The Straub U.S. Pat. No. 4,114,388 discloses a device for protecting a pile from ice formations collecting on it and subsequently abstracting the pile as a result of a variation of tide level including a tapered guard member secured to the pile. The guard member is firmly secured to the pile by interconnecting stiffening members, horizontal stiffening rings, vertical fin members and compression rings which also serve to prevent deformation of the guard member taper as a result of interaction with the ice formations. The guard member comprises two sections connected by vertically extending tongue and groove joints.

The Moore U.S. Pat. No. 4,306,821 discloses a system for the restoring and reconditioning of structural piling. The system provides an outer form which is attachable to a portion of the piling which has been eroded or corroded and has lost some of is thickness and thus its overall strength. A diameter building filler is placed into the intraform space between the form and the piling, the filler providing a protective and structural coating to that portion of the piling where corrosion or damage has taken place. In the preferred embodiment, the filler is a setting material such as a suitable epoxy.

Three patents have issued to Richard Snow and Milton Ellisor. These patents include U.S. Pat. Nos. 4,876,896; 4,892,410; and 4,993,876. The '896 and '410 patents discloses a method and apparatus for forming an encapsulation or encasement about a structural member that is said to be suited for use in a marine environment. A two-component polymer system for protective and repair encapsulation is pumpable in two separate strings to the location of the structural member to be encapsulated. The two reactive components are combined in a static mixer immediately prior to be injected within the surrounding translucent jacket. By combining the reactive components immediately prior to use, premature setup is avoided and the resulting grout may be directed to flow upwardly in the jacket for enhancing final properties. By suitable coloring of the components, visual monitoring of the final mixing and distribution in the translucent form or jacket of the encapsulation material may be monitored. A field test for determining bond strength of the encapsulation polymer to the structural member is also disclosed in the '876 patent and in the '410 patent. The '896 patent discloses a method of testing protective encapsulation of structural members.

The above discussed patents all relate primarily to coatings for protecting against corrosive effects of the surrounding marine environment. However, the prior art fails to address a problem of structural reinforcement for structural members that have become weak because of the corrosive and/or mechanical effects of the surrounding environment. Further, these patented prior art systems do not address concentric, pipe within pipe configurations.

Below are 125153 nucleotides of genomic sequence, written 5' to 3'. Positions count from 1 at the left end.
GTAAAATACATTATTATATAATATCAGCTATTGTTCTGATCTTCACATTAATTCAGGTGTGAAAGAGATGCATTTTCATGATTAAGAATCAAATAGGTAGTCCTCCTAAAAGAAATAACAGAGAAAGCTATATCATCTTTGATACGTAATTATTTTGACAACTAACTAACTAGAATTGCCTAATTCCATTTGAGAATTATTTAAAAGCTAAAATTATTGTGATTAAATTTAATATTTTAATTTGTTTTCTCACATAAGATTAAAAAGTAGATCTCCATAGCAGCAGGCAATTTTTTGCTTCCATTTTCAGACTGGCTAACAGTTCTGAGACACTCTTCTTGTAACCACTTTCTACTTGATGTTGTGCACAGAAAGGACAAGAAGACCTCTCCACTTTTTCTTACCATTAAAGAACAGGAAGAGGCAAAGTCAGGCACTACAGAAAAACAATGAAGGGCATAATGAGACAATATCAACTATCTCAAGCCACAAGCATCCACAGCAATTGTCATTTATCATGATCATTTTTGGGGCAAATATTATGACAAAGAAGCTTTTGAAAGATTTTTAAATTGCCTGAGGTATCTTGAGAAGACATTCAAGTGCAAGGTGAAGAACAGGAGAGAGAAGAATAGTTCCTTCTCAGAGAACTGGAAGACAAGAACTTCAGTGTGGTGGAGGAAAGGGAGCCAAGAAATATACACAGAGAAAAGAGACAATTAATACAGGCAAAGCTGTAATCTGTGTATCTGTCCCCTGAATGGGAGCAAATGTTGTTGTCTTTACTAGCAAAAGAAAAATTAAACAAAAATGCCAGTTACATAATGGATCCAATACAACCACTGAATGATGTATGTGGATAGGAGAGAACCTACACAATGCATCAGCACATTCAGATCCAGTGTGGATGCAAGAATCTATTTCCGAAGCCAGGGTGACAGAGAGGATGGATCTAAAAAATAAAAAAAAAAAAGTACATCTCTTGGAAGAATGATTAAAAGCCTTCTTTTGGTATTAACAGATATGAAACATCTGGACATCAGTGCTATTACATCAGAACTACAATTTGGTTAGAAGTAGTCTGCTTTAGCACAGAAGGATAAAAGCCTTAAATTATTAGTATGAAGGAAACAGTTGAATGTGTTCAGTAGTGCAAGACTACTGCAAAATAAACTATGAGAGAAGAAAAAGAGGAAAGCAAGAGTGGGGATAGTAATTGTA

Other patents that discuss repair methods are the Fox U.S. Pat. No. 4,091,301 and the Moran U.S. Pat. No. 967,952, both references cited in U.S. Pat. No. 6,536,991 naming applicants herein as inventors. U.S. Pat. No. 6,536,991 is incorporated herein by reference.

BRIEF SUMMARY OF THE INVENTION

The present invention provides a method of repairing an oil or gas well having a platform that has an outer drive pipe, an inner production flow line, and one or more intermediate conductors or surface casing strings that are concentrically positioned in between the inner production flow line and the outer drive pipe.

The repair method of the present invention identifies a corroded or other damaged portion of the intermediate conductor or conductors or casings. As part of the method of the present invention, a section of the drive pipe is removed to provide an upper cut edge.

A sleeve or other repair member (e.g. half sleeve, quarter sleeve, curved plate) is installed that spans between upper and lower positions that are above and below the damaged section of the surface casing string (or conductor). The sleeve that is installed over the damaged section can have a longitudinal slot or slots that enable it to be open for installation on the casing string. The sleeve can be metallic or non-metallic (e.g., composite).

If the sleeve is metallic, it can be welded to the selected casing or conductor with preferably upper and lower girth welds. The sleeve slots are then closed with longitudinally extending welds or connections. If the sleeve is of a precured composite material, it can be secured about the damaged section using an adhesive. Additionally, the composite repair may be formed in place where the reinforcement material and resin are combined on site. In this case, the resin that makes the composite rigid is also the adhesive.

The sleeve can be comprised of two sleeve sections, each having a transverse semicircular shape. When two metallic sleeve sections are used, there are two slots and each of the slots is closed with a longitudinal weld or connection.